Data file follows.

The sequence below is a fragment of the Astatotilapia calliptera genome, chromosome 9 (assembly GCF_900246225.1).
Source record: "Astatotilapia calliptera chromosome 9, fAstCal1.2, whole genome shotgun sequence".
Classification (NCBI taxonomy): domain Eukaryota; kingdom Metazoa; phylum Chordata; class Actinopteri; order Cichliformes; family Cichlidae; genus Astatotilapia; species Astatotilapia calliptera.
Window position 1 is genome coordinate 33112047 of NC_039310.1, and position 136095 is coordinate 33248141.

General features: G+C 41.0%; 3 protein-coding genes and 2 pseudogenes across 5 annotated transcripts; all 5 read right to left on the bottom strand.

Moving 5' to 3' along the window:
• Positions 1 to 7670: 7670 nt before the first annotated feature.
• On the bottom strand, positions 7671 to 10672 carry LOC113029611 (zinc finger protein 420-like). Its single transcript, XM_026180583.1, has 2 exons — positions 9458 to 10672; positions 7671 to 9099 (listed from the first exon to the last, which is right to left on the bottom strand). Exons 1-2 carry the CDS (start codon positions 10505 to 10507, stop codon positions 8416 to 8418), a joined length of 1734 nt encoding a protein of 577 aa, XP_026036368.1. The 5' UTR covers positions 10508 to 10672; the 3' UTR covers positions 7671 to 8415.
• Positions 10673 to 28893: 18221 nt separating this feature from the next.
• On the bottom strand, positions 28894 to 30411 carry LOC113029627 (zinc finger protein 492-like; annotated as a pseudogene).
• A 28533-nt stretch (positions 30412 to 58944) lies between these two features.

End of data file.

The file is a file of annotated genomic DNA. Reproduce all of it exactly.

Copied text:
The sequence below is a fragment of the Astatotilapia calliptera genome, chromosome 9 (assembly GCF_900246225.1).
Source record: "Astatotilapia calliptera chromosome 9, fAstCal1.2, whole genome shotgun sequence".
Classification (NCBI taxonomy): domain Eukaryota; kingdom Metazoa; phylum Chordata; class Actinopteri; order Cichliformes; family Cichlidae; genus Astatotilapia; species Astatotilapia calliptera.
Window position 1 is genome coordinate 33112047 of NC_039310.1, and position 136095 is coordinate 33248141.

General features: G+C 41.0%; 3 protein-coding genes and 2 pseudogenes across 5 annotated transcripts; all 5 read right to left on the bottom strand.

Moving 5' to 3' along the window:
• Positions 1 to 7670: 7670 nt before the first annotated feature.
• On the bottom strand, positions 7671 to 10672 carry LOC113029611 (zinc finger protein 420-like). Its single transcript, XM_026180583.1, has 2 exons — positions 9458 to 10672; positions 7671 to 9099 (listed from the first exon to the last, which is right to left on the bottom strand). Exons 1-2 carry the CDS (start codon positions 10505 to 10507, stop codon positions 8416 to 8418), a joined length of 1734 nt encoding a protein of 577 aa, XP_026036368.1. The 5' UTR covers positions 10508 to 10672; the 3' UTR covers positions 7671 to 8415.
• Positions 10673 to 28893: 18221 nt separating this feature from the next.
• On the bottom strand, positions 28894 to 30411 carry LOC113029627 (zinc finger protein 492-like; annotated as a pseudogene).
• A 28533-nt stretch (positions 30412 to 58944) lies between these two features.